Sniper Elite 5: First impressions

I’m a total newbie to the Sniper Elite series, but I found myself swept up in the hype for the latest entry. With Sniper Elite 5 being available on Xbox Game Pass on release day, there was no reason not to give it a shot! The game was even available to pre-load (i.e. to download ahead of its actual launch) which is a time-saver on my slow internet connection. Although this isn’t a review of Xbox Game Pass, Microsoft once again gets high marks from me for their subscription service!

First up, Sniper Elite 5 on PC seems to have a bug related to its anti-cheat software. This bug prevented me from launching the game after it had been installed, but luckily there was a simple workaround: right-click and then choose “run as administrator” in order to make it work. An easy fix, but unfortunately for Sniper Elite 5 it didn’t exactly get off to a spectacular start as a result.

Lining up a shot in Sniper Elite 5.

However, the game itself seems to be well-polished. I didn’t encounter any major bugs and only one visual glitch in the couple of hours that I’ve spent with Sniper Elite 5 so far. Considering that recent years have seen too many games rushed out the door to meet arbitrary release windows, the fact that Sniper Elite 5 at least on PC seems to be in a decent, playable state is good news. It shouldn’t need to be good news, but that’s a reflection of where the video games industry as a whole is right now.

I’d been dimly aware of the Sniper Elite series, but I’d never given it serious consideration until now. I’d seen pictures and clips online from time to time – especially of the franchise’s signature X-ray kill cams – but beyond that I kind of dismissed it. In shooter games I rarely choose to play as a sniper if I have a choice, and stealth missions have never been my favourites in any action or adventure titles. So for those reasons and more, past games in the Sniper Elite franchise just never seemed like “my thing.” I’m not sure what it was that Sniper Elite 5 did with its marketing to change my mind and convince me to give it a shot this time around; perhaps it’s simply the relative lack of big new games as a result of pandemic-enforced delays.

Taking cover.

Regardless, I was curious enough to give Sniper Elite 5 a go, and I’ve been having fun. For some reason I had it in my head that this would be a first-person game; perhaps the screenshots and clips I’d seen in the past left that impression, as first-person mode is basically required for sniping. But when not using binoculars or the sniper scope, the rest of the game takes place from a third-person perspective. That was unexpected for someone who (clearly) had no idea what they were letting themselves in for! I like the mix that this provides; third-person gameplay for stealth and action combines well with looking down the sniper scope from a first-person perspective.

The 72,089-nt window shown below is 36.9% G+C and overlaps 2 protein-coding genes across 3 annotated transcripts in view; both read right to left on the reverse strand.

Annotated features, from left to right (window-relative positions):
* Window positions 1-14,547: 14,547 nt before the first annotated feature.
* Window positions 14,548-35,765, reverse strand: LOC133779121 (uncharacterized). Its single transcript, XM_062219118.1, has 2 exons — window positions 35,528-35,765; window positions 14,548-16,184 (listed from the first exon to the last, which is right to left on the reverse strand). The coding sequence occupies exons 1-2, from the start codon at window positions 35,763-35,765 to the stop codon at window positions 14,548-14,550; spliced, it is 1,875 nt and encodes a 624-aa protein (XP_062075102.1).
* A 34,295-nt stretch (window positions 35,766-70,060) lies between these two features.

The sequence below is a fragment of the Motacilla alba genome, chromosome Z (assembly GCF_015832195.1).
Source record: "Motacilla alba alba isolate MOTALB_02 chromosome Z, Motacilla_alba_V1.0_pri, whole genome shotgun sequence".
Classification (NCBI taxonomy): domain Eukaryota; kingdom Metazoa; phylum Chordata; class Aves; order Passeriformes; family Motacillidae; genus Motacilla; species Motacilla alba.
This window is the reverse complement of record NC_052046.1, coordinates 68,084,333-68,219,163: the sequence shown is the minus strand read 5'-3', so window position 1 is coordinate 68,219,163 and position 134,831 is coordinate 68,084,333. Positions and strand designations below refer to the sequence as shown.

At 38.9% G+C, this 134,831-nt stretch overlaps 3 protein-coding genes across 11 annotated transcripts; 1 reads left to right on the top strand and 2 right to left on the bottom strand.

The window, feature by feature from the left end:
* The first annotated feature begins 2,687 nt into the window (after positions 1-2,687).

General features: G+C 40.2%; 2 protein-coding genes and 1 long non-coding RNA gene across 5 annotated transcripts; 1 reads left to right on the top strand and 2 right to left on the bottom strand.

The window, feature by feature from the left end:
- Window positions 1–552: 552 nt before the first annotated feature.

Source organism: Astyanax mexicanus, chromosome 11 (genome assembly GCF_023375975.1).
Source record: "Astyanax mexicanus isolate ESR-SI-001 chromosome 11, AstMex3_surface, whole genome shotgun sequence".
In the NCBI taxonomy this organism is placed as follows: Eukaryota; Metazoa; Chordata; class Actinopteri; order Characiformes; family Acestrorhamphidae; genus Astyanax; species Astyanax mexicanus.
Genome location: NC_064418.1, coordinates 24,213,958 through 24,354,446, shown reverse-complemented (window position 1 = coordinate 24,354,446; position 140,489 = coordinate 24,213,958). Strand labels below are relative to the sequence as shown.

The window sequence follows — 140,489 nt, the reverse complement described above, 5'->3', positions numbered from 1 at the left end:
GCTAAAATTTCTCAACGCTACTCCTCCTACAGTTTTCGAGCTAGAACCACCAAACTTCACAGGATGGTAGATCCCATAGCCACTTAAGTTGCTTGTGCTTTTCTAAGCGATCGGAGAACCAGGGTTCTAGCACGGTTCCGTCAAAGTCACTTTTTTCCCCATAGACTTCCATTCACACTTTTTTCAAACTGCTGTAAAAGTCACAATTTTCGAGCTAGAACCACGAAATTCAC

Gameplay itself is polished, and both major sides of the game – sniping and third-person stealth/action – work well. Sniper Elite 5 has some neat level design with expansive open areas and isolated, hidden spots that are perfect for spying or lining up the perfect shot. So far I’ve only participated in a couple of missions, but I like what I’ve seen.


In terms of graphics and visuals, Sniper Elite 5 looks decent. I wouldn’t describe any of it as being stunning or beautiful; for my money there are more visually spectacular titles. The use of a lot of green, khaki, and brown tones is period-accurate for World War II France, but perhaps that kind of colour palette doesn’t lend itself to being described in those terms. Graphically, Sniper Elite 5 could go toe-to-toe with many games of the Xbox One/PlayStation 4 generation, but at least on my PC I didn’t feel it could offer much more than that.

This is a broader point that we should probably talk about in more detail some time, but the lack of availability for the Xbox Series S/X and PlayStation 5 has meant that many games are still being developed with the previous console generation – and its limitations – in mind. Sniper Elite 5 is playable on hardware that’s almost a decade old at this point, and that’s naturally going to hold it back. Every new console generation brings with it cross-gen titles like this, but the unique difficulties faced by new machines seems to have dragged out this period. By this point in the Xbox Series S/X and PlayStation 5’s lifecycles, I’d expect to see more titles like Sniper Elite 5 ditching last-gen consoles in favour of new hardware.

Sniper Elite 5 looks okay… but visually it’s nothing to write home about.

Voice acting in Sniper Elite 5 isn’t spectacular. It has a stilted, almost wooden quality that reminds me a little too much of amateur dramatics clubs and drama classes at school! Ten years ago I wouldn’t have found that to be worth remarking on, but a lot of modern titles have put way more effort into their voice acting and scriptwriting. Even games that don’t rely on big-name actors or celebrities to bring their characters to life have still managed to sound pretty great and realistic; I find that the writing and voice acting in Sniper Elite 5 kind of snaps me out of the moment.

The saving grace here is that cut-scenes seem to be relatively few and far between, with long sections of uninterrupted gameplay in between. German characters all speak German (with English subtitles) at least by default, which I will admit is a nice feature and adds something to the realism of the World War II setting.

I’m not wild about the voice acting or scriptwriting.

If you’ve ever played a third-person stealth game, you’ll be familiar with the way gameplay works in Sniper Elite 5. There’s a well-implemented cover system, the player character can conceal himself by ducking down, lying prone, or hiding in bushes or long grass. Enemies have line-of-sight that must be avoided, enemies can become alerted to the player’s presence and raise alarms, and making noise or firing weapons can draw attention. Nothing on this side of the game felt particularly groundbreaking, but all of it felt polished and well-constructed. Even as someone brand-new to the series, playing Sniper Elite 5 felt natural and intuitive, and I didn’t have to scrounge around to figure out the controls or how to interact with the environment.

Sniping works basically the same way it does in any first-person shooter, but with a few added extras that some faster-paced titles overlook. Most sniper rifles (as well as binoculars) have different zoom levels, the player character’s breathing can be controlled to steady the scope, and different body parts on enemy targets – including internal organs – can be targetted to get different results. Each shot feels unique, and I would wager that the game offers a decent amount of replayability; going back and redoing a mission will almost certainly lead to different ways to take down targets.